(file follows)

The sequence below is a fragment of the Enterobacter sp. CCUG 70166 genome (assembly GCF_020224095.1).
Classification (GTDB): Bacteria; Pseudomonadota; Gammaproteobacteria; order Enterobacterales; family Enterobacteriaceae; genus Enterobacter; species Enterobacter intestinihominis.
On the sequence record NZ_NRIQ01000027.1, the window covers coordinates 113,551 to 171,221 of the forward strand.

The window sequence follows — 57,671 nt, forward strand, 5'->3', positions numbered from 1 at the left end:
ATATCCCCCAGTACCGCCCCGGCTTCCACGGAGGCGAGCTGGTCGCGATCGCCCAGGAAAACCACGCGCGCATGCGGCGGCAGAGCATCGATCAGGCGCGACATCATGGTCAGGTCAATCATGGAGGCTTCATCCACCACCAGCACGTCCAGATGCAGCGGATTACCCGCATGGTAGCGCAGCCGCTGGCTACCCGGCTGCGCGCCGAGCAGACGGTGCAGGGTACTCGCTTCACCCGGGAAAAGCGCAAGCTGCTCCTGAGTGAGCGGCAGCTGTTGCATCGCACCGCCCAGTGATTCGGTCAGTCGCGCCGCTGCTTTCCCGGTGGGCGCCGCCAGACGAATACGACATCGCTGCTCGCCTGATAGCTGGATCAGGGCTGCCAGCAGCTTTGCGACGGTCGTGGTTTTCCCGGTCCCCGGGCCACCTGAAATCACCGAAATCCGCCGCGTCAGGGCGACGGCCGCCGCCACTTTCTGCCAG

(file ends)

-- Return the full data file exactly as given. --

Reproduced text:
The sequence below is a fragment of the Enterobacter sp. CCUG 70166 genome (assembly GCF_020224095.1).
Classification (GTDB): Bacteria; Pseudomonadota; Gammaproteobacteria; order Enterobacterales; family Enterobacteriaceae; genus Enterobacter; species Enterobacter intestinihominis.
On the sequence record NZ_NRIQ01000027.1, the window covers coordinates 113,551 to 171,221 of the forward strand.

The window sequence follows — 57,671 nt, forward strand, 5'->3', positions numbered from 1 at the left end:
ATATCCCCCAGTACCGCCCCGGCTTCCACGGAGGCGAGCTGGTCGCGATCGCCCAGGAAAACCACGCGCGCATGCGGCGGCAGAGCATCGATCAGGCGCGACATCATGGTCAGGTCAATCATGGAGGCTTCATCCACCACCAGCACGTCCAGATGCAGCGGATTACCCGCATGGTAGCGCAGCCGCTGGCTACCCGGCTGCGCGCCGAGCAGACGGTGCAGGGTACTCGCTTCACCCGGGAAAAGCGCAAGCTGCTCCTGAGTGAGCGGCAGCTGTTGCATCGCACCGCCCAGTGATTCGGTCAGTCGCGCCGCTGCTTTCCCGGTGGGCGCCGCCAGACGAATACGACATCGCTGCTCGCCTGATAGCTGGATCAGGGCTGCCAGCAGCTTTGCGACGGTCGTGGTTTTCCCGGTCCCCGGGCCACCTGAAATCACCGAAATCCGCCGCGTCAGGGCGACGGCCGCCGCCACTTTCTGCCAG